Editor's Note: Over the coming weeks we will post recaps of speakers' talks from the 3rd Annual Security Awareness Summit. Today Janet Roberts from Zurich Insurance shares details from her talk and experiences from the summit. If you missed the summit, consider the European Security Awareness Summit 11 November in London.
Building a security awareness program is kind of like building a house. You’ve got to start with the foundation or the basement and move on to the framework before you add windows, siding, flower boxes, landscaping and more. It is 4-5 years to solid maturity with year-over-year metrics and trending. But there’s always a handful of folks who are like the child in the back seat of the car on a vacation trip asking “Dad are we there yet?” They want to see immediate metrics, a full blown security awareness month event, lots of phish training and more - right away! They want the visible and very pretty flower boxes, even if they are hanging off an unsecured framework. This is where the Security Awareness Maturity Model is helpful, and at times, yes, it’s your new BFF (Best Friend Forever!) It’s pretty simple, really.
- Mark with a red arrow where your program began on the Maturity Model.
- Mark with a red arrow where your program is right now on the Maturity Model
- Insert a text box that states going from “No Program” to “Long Term Sustainability/Metrics” takes 5 years
- Insert a text box with the Solutions you’ve created to move along the Maturity Model
- Insert another text box with the Challenges you face.
- Keep the text box content to 3-4 bullet points
- Reassess where you stand on the Maturity Model every 6 months.
Now, hang that Maturity Model up in your cubicle or office. Insert that Maturity Model into presentations, especially if they are to leadership, and regular reporting around your program. Help people see the Past | Present | Future of your program build in 5-10 seconds. Have a list ready of what you need to keep moving along the maturity model so that when a senior leader says “So what will it take to get to full metrics reporting and long term sustainability” you have a ready answer to obtain the much needed help you’ve been wishing for!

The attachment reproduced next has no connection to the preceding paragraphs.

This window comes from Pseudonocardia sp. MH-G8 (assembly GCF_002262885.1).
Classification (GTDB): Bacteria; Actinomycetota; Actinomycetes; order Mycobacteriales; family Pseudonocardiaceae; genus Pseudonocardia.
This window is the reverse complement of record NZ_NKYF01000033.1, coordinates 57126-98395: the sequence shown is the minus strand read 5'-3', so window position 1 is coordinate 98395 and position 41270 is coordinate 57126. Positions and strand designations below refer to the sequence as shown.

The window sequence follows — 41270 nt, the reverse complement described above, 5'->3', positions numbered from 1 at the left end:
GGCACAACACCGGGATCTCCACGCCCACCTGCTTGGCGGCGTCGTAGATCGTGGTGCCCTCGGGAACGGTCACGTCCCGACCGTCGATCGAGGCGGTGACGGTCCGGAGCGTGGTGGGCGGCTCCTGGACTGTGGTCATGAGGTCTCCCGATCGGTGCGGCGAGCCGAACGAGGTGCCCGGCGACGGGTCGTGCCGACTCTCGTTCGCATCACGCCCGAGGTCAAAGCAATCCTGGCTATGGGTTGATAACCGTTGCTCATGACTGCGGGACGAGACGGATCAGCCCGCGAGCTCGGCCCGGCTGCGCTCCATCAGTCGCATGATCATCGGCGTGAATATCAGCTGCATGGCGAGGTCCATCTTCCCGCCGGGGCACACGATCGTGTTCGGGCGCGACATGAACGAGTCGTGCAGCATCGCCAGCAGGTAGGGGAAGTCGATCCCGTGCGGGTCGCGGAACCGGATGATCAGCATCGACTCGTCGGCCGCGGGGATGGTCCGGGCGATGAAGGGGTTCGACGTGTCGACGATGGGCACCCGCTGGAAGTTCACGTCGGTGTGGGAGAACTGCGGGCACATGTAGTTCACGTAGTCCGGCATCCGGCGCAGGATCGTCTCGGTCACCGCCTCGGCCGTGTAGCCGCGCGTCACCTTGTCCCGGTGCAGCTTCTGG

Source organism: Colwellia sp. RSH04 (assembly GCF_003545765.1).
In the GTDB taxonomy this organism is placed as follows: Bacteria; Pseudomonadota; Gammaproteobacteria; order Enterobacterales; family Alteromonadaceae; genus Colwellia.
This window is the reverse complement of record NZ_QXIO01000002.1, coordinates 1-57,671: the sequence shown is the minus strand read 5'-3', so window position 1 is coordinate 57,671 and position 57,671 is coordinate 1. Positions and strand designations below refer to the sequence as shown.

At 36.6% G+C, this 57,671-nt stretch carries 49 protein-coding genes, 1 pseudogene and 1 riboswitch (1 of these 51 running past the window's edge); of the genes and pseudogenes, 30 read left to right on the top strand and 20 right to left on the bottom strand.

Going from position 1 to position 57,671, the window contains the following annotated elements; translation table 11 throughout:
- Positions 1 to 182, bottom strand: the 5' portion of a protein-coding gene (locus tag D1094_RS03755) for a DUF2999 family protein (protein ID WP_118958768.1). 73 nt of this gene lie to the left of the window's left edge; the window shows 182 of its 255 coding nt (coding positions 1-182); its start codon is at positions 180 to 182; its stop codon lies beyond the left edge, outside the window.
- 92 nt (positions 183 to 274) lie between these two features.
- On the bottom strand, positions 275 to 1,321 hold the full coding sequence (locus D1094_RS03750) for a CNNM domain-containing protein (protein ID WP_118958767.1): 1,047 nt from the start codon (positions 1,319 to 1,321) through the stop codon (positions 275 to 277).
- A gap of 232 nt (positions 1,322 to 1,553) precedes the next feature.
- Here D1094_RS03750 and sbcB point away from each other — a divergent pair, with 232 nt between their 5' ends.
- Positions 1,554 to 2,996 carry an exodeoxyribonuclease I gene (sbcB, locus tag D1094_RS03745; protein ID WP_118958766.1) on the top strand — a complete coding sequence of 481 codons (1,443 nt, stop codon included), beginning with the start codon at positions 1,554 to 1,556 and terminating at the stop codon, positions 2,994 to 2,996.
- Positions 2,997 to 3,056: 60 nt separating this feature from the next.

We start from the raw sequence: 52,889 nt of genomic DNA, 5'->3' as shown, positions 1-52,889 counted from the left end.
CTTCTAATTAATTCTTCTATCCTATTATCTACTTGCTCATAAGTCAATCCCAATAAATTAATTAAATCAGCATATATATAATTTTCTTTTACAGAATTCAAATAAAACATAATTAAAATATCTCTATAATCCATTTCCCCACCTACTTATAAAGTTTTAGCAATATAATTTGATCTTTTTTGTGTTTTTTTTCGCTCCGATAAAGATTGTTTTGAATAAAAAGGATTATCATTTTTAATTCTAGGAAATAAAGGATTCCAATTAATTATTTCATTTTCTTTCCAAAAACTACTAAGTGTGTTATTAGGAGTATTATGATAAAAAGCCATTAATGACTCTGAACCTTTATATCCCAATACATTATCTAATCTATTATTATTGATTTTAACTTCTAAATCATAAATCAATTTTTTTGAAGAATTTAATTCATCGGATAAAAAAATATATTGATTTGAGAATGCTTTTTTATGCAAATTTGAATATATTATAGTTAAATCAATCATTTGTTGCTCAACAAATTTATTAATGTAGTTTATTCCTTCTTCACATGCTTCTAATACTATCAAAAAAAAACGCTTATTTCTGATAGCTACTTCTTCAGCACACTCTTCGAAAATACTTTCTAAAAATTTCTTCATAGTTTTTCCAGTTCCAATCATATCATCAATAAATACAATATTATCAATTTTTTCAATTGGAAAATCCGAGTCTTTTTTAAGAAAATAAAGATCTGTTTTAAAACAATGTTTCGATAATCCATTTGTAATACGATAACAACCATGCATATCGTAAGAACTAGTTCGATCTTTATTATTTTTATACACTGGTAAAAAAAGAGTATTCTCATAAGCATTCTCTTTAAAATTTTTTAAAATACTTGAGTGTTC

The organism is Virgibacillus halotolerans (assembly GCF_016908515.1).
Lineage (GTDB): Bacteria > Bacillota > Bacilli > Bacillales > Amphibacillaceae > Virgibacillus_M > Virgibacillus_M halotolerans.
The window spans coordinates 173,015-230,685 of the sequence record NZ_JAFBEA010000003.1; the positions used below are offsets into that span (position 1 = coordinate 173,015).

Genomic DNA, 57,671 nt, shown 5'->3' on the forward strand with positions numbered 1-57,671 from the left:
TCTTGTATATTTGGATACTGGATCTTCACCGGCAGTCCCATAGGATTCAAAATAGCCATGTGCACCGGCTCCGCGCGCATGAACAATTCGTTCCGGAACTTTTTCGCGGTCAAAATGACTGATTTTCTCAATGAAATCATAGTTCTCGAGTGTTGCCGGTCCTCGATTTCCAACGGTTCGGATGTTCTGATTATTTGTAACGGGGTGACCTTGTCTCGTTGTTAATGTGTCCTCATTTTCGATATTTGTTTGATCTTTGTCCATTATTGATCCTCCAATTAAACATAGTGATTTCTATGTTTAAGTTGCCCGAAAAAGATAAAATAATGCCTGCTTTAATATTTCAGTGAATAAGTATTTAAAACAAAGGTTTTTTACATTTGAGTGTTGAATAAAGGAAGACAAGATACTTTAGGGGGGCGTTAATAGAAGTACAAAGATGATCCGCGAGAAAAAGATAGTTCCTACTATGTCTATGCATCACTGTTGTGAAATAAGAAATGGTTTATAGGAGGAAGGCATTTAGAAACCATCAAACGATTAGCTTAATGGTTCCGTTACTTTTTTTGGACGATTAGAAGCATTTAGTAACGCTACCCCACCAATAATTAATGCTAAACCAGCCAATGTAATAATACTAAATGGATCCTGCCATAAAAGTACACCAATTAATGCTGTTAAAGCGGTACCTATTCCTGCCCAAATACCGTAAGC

If you’re working in a corporation in this day and age, corporate reorganizations and restructuring are a way of life and ongoing changes in the growing field of information security add to that tension. Layer on the difficulties most security awareness programs have getting support and cooperation from corporate communications, fighting for budgetary needs, and working projects through sign-off and you need a quick way to get people evangelizing for you and opening the doors you need opened.
I also recommend hanging the SANS Security Awareness Roadmap poster in a prominent well trafficked area of the office or in your office/cube area to generate good discussions with people who are curious about security awareness but don’t fully understand what it takes to get there. I hung one over the copy machine and another between where the Incident Response and Threat Intel teams sit! Encourage people to ask you questions about the Roadmap and your program and ask them what, on the roadmap, they think fits your company culture and structure. Overall, as you build your security awareness house, here are my lessons learned and recommendations:
- More pictures/less talking: Use visual aids to help people “see” what you’re trying to accomplish
- Use an easy design: The Maturity Model in presentations helps busy people get a complete picture quickly
- Make it personal: People need to connect personally to your program. Show where they fit into supporting your program build.
- Give easy talking points: Help them take quick messages with them and evangelize for you
- Say “thank you”: It’s great for relationship building and makes people like to go the extra mile for you!
BIO: Janet Roberts, Global Head of Security Education, Awareness & Training (SETAP) at Zurich Insurance: Janet Roberts joined Zurich Insurance in March 2015 as the Global Head of Security Awareness tasked with building the first security awareness program across Zurich, Zurich North America, and Farmers Insurance. Prior to Zurich, she built the first security awareness program for Progressive Insurance and re-designed the security awareness program at American Express. She holds a B.A. in Journalism from Temple University and an M.A. in Communications from Edinboro University of Pennsylvania. When she’s not building security awareness programs, she’s writing and self-publishing novels, as well as speaking at libraries and to writers groups. You can check out her work at www.booksbyjanetroberts.com